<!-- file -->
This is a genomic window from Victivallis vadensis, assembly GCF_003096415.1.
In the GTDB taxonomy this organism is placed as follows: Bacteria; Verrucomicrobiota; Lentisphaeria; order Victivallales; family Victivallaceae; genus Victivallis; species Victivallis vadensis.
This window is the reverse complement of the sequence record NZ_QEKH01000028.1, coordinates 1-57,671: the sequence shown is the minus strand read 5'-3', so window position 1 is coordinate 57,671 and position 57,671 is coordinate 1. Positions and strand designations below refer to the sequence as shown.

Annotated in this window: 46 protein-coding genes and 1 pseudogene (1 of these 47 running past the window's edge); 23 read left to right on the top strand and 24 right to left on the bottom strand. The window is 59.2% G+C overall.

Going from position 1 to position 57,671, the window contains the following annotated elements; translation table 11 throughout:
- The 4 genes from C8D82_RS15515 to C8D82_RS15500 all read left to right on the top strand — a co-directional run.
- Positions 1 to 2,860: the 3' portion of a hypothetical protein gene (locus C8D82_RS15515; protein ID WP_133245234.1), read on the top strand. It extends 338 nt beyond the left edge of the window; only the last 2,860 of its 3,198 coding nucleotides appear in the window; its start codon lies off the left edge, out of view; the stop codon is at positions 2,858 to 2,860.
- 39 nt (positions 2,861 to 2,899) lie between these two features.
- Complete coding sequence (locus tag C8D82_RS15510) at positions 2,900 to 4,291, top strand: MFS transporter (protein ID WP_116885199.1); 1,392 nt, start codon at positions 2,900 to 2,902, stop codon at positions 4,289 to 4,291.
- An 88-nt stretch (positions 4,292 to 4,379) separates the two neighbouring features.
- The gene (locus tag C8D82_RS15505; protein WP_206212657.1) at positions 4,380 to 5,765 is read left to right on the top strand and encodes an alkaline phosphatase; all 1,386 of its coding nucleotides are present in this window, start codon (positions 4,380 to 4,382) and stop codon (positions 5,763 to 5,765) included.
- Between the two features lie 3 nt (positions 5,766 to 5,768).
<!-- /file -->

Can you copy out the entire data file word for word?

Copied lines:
This is a genomic window from Victivallis vadensis, assembly GCF_003096415.1.
In the GTDB taxonomy this organism is placed as follows: Bacteria; Verrucomicrobiota; Lentisphaeria; order Victivallales; family Victivallaceae; genus Victivallis; species Victivallis vadensis.
This window is the reverse complement of the sequence record NZ_QEKH01000028.1, coordinates 1-57,671: the sequence shown is the minus strand read 5'-3', so window position 1 is coordinate 57,671 and position 57,671 is coordinate 1. Positions and strand designations below refer to the sequence as shown.

Annotated in this window: 46 protein-coding genes and 1 pseudogene (1 of these 47 running past the window's edge); 23 read left to right on the top strand and 24 right to left on the bottom strand. The window is 59.2% G+C overall.

Going from position 1 to position 57,671, the window contains the following annotated elements; translation table 11 throughout:
- The 4 genes from C8D82_RS15515 to C8D82_RS15500 all read left to right on the top strand — a co-directional run.
- Positions 1 to 2,860: the 3' portion of a hypothetical protein gene (locus C8D82_RS15515; protein ID WP_133245234.1), read on the top strand. It extends 338 nt beyond the left edge of the window; only the last 2,860 of its 3,198 coding nucleotides appear in the window; its start codon lies off the left edge, out of view; the stop codon is at positions 2,858 to 2,860.
- 39 nt (positions 2,861 to 2,899) lie between these two features.
- Complete coding sequence (locus tag C8D82_RS15510) at positions 2,900 to 4,291, top strand: MFS transporter (protein ID WP_116885199.1); 1,392 nt, start codon at positions 2,900 to 2,902, stop codon at positions 4,289 to 4,291.
- An 88-nt stretch (positions 4,292 to 4,379) separates the two neighbouring features.
- The gene (locus tag C8D82_RS15505; protein WP_206212657.1) at positions 4,380 to 5,765 is read left to right on the top strand and encodes an alkaline phosphatase; all 1,386 of its coding nucleotides are present in this window, start codon (positions 4,380 to 4,382) and stop codon (positions 5,763 to 5,765) included.
- Between the two features lie 3 nt (positions 5,766 to 5,768).